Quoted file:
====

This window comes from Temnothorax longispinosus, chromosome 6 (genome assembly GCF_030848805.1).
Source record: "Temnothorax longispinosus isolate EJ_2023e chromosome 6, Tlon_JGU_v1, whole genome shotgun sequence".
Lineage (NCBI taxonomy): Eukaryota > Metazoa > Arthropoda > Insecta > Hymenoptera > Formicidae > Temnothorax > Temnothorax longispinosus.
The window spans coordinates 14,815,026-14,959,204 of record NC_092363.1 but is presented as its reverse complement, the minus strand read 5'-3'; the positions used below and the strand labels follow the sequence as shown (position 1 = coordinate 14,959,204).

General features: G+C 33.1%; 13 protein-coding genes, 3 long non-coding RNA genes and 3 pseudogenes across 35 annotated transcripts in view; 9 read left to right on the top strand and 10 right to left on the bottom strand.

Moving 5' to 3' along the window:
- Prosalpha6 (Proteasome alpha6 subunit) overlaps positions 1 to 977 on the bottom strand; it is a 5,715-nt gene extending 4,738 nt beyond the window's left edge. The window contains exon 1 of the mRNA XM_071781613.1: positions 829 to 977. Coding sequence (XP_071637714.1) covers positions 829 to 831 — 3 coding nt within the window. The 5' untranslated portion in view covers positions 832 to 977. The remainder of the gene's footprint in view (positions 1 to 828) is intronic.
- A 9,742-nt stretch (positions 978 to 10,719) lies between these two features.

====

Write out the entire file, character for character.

This window comes from Temnothorax longispinosus, chromosome 6 (genome assembly GCF_030848805.1).
Source record: "Temnothorax longispinosus isolate EJ_2023e chromosome 6, Tlon_JGU_v1, whole genome shotgun sequence".
Lineage (NCBI taxonomy): Eukaryota > Metazoa > Arthropoda > Insecta > Hymenoptera > Formicidae > Temnothorax > Temnothorax longispinosus.
The window spans coordinates 14,815,026-14,959,204 of record NC_092363.1 but is presented as its reverse complement, the minus strand read 5'-3'; the positions used below and the strand labels follow the sequence as shown (position 1 = coordinate 14,959,204).

General features: G+C 33.1%; 13 protein-coding genes, 3 long non-coding RNA genes and 3 pseudogenes across 35 annotated transcripts in view; 9 read left to right on the top strand and 10 right to left on the bottom strand.

Moving 5' to 3' along the window:
- Prosalpha6 (Proteasome alpha6 subunit) overlaps positions 1 to 977 on the bottom strand; it is a 5,715-nt gene extending 4,738 nt beyond the window's left edge. The window contains exon 1 of the mRNA XM_071781613.1: positions 829 to 977. Coding sequence (XP_071637714.1) covers positions 829 to 831 — 3 coding nt within the window. The 5' untranslated portion in view covers positions 832 to 977. The remainder of the gene's footprint in view (positions 1 to 828) is intronic.
- A 9,742-nt stretch (positions 978 to 10,719) lies between these two features.